By Attilio Frajese
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Gudrun looked at Ursula, almost with resentment, as if brought to bay. ‘I haven’t thought about him: l’ve refrained,’ she said coldly. ‘Yes,’ wavered Ursula, and the conversation was really at an end. The sisters found themselves confronted by a void, a terrifying chasm, as if they had looked over the edge. They worked on in silence for some time. Gudrun’s cheek was ﬂushed with repressed emotion. She resented its having been called into being. ’ she asked at length, in a voice that was too casual.
Rowing back across the lake together in what is now deep twilight they hear a commotion. Two people are drowning. Gerald orders for all lights to be put out and dives into the dark water to look for the drowning pair. Gudrun waits, after a few moments Gerald surfaces from the water and grabs the boat. And we have this: He was not like a man for her, he was an incarnation, a great phase of life. She saw him press the water out of his face, and look at the bandage on his hand. And she knew it was all no good, and that she would never go beyond him, he was the ﬁnal approximation of life to her.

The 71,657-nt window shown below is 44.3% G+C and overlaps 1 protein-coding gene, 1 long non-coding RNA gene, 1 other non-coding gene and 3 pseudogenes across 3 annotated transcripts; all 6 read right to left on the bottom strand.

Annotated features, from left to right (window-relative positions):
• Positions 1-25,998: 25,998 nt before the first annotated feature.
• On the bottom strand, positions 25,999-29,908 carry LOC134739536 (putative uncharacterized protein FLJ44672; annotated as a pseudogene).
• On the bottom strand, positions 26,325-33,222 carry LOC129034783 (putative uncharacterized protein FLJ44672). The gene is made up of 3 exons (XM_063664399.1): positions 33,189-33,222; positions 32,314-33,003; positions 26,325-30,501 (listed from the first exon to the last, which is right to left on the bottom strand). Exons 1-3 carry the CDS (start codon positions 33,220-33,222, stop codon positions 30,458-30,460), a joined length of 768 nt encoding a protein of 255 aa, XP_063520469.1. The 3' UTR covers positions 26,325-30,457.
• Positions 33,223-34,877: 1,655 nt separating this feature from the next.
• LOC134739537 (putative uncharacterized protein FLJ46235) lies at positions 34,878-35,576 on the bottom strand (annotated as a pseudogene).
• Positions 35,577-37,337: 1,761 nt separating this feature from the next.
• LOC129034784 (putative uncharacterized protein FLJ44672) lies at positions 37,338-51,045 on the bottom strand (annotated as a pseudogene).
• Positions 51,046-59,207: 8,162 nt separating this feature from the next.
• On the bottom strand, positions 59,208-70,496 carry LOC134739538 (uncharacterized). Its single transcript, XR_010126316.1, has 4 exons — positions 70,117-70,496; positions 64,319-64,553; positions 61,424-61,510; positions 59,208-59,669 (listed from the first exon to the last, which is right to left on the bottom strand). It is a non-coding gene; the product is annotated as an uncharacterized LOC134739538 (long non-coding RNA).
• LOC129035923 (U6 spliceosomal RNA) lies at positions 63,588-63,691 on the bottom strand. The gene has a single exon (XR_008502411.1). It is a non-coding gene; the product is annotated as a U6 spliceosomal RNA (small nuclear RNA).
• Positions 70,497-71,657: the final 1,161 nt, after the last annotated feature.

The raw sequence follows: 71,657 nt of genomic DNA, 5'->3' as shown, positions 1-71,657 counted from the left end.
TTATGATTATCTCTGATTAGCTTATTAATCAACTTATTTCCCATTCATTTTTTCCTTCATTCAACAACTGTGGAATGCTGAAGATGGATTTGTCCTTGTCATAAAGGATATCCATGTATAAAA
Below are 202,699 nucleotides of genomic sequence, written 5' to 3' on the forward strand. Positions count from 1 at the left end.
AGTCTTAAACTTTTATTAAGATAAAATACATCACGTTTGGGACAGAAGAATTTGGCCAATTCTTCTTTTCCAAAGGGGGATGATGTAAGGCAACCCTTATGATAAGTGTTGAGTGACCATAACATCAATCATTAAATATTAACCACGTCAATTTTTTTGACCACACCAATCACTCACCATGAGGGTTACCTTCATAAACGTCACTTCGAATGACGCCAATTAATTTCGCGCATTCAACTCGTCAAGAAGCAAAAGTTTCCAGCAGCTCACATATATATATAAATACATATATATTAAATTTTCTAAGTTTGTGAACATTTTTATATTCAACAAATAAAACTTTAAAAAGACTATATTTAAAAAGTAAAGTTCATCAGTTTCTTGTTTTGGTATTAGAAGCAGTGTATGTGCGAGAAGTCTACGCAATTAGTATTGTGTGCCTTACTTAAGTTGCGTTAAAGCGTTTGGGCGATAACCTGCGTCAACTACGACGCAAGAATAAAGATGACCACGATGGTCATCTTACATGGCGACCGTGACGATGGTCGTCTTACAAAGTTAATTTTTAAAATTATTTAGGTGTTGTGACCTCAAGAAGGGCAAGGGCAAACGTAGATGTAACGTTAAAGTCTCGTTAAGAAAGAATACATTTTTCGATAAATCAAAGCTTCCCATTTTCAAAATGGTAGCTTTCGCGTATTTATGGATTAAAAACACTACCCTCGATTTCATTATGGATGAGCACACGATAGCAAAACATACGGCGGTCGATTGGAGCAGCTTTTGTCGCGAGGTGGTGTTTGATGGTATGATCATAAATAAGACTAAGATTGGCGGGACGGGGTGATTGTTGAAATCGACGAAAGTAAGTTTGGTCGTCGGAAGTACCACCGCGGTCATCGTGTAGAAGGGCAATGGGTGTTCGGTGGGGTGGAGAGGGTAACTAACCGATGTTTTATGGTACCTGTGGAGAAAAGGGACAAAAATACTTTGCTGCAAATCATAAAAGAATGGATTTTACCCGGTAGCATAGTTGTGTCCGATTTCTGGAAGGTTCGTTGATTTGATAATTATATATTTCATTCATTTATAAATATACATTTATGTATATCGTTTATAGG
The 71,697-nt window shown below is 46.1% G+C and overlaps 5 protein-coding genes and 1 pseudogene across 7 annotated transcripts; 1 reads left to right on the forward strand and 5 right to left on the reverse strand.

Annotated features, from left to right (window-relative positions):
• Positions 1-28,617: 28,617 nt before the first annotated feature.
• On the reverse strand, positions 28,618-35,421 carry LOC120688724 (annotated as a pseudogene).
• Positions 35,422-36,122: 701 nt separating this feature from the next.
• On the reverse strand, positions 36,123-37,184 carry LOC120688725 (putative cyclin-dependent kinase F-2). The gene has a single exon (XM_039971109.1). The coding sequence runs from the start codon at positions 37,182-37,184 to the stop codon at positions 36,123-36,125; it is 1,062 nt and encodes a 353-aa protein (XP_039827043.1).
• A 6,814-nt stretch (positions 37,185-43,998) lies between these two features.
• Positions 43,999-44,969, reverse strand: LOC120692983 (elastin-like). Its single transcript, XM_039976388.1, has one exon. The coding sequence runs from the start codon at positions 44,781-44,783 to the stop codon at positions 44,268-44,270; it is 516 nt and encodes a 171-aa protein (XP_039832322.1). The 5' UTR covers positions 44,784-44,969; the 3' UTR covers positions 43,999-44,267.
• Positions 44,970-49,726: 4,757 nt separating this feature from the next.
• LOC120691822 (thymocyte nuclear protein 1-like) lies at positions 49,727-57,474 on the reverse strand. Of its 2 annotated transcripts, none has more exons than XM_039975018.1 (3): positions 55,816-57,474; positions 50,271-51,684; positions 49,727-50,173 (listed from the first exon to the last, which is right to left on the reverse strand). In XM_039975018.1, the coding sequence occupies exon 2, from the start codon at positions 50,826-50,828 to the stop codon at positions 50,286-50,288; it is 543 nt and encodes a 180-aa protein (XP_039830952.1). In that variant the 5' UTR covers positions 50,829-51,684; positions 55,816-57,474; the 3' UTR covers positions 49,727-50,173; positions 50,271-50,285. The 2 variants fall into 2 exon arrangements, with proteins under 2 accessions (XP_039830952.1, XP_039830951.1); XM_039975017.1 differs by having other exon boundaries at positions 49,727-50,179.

Most of all, the word suggests, if only because of its passive form, some responsibility on society’s part for having pushed the alienated person out. It thus makes society at once an attractive place to be (nobody wants to be pushed out), but cruel. Not only is this not evident in the English (Gudrun never expresses her desire to be part of the family, nor complains about being excluded), but these connotations obscure the spatial simplicity of the metaphor Lawrence is setting up for the novel’s conﬂicts.